Medal for Merit

Presidential Medal for MeritMedal of Merit
The Medal for Merit was, during the period it was awarded, the highest civilian decoration of the United States.wikipedia
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Edgar Sengier

The first person to receive this medal who was not an American citizen was Edgar Sengier, the director of the Belgian Union Minière du Haut Katanga during World War II.
For his actions, he became the first non-American civilian to be awarded the Medal for Merit by the United States government.

Robert Watson-Watt

Robert Watson WattRobert WattRobert Alexander Watson-Watt
Another recipient was Sir Robert Watson-Watt, a British pioneer of radar, who created a chain of radar stations around the UK which enabled advance information to be available to the Royal Air Force of incoming German aircraft and was instrumental in the winning of the 1940 Battle of Britain.
He was elected a Fellow of the Royal Society in 1941, was given a knighthood in 1942 and was awarded the US Medal for Merit in 1946.

John Garand

John C. GarandJohn Cantius GarandGarand
The first medals were awarded to John C. Garand and Albert Hoyt Taylor on March 28, 1944.
For his work with the Springfield Armory, Garand was awarded the Meritorious Civilian Service Award in 1941, the Alexander L. Holley Medal from the American Society of Mechanical Engineers, and the first Medal for Merit (together with Albert Hoyt Taylor) on March 28, 1944.

Albert H. Taylor

A. Hoyt TaylorAlbert Hoyt TaylorA. H. Taylor
The first medals were awarded to John C. Garand and Albert Hoyt Taylor on March 28, 1944.

President's Certificate of Merit

Presidential Certificate of MeritPresident's Certificate of Merit for Civilians in World War IIPresident's Merit Award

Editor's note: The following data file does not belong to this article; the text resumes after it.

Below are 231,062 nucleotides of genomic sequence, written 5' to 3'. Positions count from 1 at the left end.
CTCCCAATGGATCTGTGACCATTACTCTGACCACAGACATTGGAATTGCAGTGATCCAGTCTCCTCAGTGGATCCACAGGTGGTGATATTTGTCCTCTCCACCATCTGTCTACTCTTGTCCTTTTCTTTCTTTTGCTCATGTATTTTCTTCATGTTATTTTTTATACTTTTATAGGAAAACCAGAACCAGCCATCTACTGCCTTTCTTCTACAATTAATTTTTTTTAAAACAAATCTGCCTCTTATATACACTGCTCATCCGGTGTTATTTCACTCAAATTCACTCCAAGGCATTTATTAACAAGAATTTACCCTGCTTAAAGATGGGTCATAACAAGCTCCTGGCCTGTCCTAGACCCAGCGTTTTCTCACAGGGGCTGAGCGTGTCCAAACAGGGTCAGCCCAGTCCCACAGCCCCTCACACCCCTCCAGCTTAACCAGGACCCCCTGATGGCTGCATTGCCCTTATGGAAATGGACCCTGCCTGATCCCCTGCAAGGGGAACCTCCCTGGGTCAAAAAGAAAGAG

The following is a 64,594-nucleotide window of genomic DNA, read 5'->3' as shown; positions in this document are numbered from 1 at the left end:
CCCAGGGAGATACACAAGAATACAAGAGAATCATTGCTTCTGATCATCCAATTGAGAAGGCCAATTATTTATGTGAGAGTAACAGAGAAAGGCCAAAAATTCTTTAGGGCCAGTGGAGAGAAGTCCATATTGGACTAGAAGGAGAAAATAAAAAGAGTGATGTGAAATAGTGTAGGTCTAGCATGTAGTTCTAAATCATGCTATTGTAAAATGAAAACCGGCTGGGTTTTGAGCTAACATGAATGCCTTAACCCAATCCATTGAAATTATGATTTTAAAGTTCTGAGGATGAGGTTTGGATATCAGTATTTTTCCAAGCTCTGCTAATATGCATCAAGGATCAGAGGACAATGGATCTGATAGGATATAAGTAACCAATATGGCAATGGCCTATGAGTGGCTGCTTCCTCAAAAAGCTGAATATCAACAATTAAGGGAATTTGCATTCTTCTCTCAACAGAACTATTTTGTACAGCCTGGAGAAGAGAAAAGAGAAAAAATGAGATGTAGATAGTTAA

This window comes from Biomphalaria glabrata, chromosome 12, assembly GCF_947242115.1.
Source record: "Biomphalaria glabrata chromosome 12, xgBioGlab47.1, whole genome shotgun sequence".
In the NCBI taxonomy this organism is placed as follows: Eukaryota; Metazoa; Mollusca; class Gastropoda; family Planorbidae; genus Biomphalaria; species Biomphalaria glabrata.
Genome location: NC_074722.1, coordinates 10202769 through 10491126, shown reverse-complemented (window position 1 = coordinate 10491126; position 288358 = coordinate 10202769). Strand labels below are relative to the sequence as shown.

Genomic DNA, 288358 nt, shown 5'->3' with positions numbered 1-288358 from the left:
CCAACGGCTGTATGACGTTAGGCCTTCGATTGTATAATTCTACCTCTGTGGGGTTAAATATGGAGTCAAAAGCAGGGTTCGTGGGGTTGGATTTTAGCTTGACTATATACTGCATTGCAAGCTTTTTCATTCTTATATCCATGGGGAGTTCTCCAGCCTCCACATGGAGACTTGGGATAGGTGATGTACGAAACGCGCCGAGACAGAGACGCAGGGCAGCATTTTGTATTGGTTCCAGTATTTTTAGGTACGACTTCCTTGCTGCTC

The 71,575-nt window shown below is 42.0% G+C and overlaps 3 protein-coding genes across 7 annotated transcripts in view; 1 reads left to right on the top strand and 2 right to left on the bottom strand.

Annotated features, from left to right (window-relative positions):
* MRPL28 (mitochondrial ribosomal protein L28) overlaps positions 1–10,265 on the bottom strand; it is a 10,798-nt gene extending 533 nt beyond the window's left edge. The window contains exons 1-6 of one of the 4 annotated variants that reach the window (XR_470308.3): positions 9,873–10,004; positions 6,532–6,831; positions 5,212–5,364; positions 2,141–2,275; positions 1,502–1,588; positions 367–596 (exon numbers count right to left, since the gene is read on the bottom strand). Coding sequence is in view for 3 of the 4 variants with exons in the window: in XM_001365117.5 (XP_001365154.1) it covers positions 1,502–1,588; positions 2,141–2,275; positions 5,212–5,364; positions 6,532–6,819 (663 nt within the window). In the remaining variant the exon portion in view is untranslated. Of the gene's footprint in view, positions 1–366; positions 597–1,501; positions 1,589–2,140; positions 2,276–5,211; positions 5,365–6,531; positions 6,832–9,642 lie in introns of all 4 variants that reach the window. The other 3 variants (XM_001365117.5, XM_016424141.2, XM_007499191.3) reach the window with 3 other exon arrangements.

*President's Certificate of Merit
The award was for an act or service that was of high degree, but not sufficiently extraordinary or meritorious enough to warrant the Medal for Merit.

William Stephenson

Sir William StephensonWilliam Samuel StephensonSir William Samuel Stephenson
The second foreign civilian to receive the medal was the Canadian spymaster William Stephenson in November 1946.
In November 1946 Stephenson received the Medal for Merit from President Harry S. Truman, at that time the highest U.S. civilian award.

United States

AmericanU.S.USA
The Medal for Merit was, during the period it was awarded, the highest civilian decoration of the United States.

President of the United States

PresidentU.S. PresidentUnited States President
It was awarded by the President of the United States to civilians who "distinguished themselves by exceptionally meritorious conduct in the performance of outstanding services" in the war effort "since the proclamation of an emergency by the President on September 8, 1939".

World War II

Second World WarwarWWII
Created during World War II, and awarded to "civilians of the nations prosecuting the war under the joint declaration of the United Nations and of other friendly foreign nations", the medal has not been awarded since 1952.

Lifesaving Medal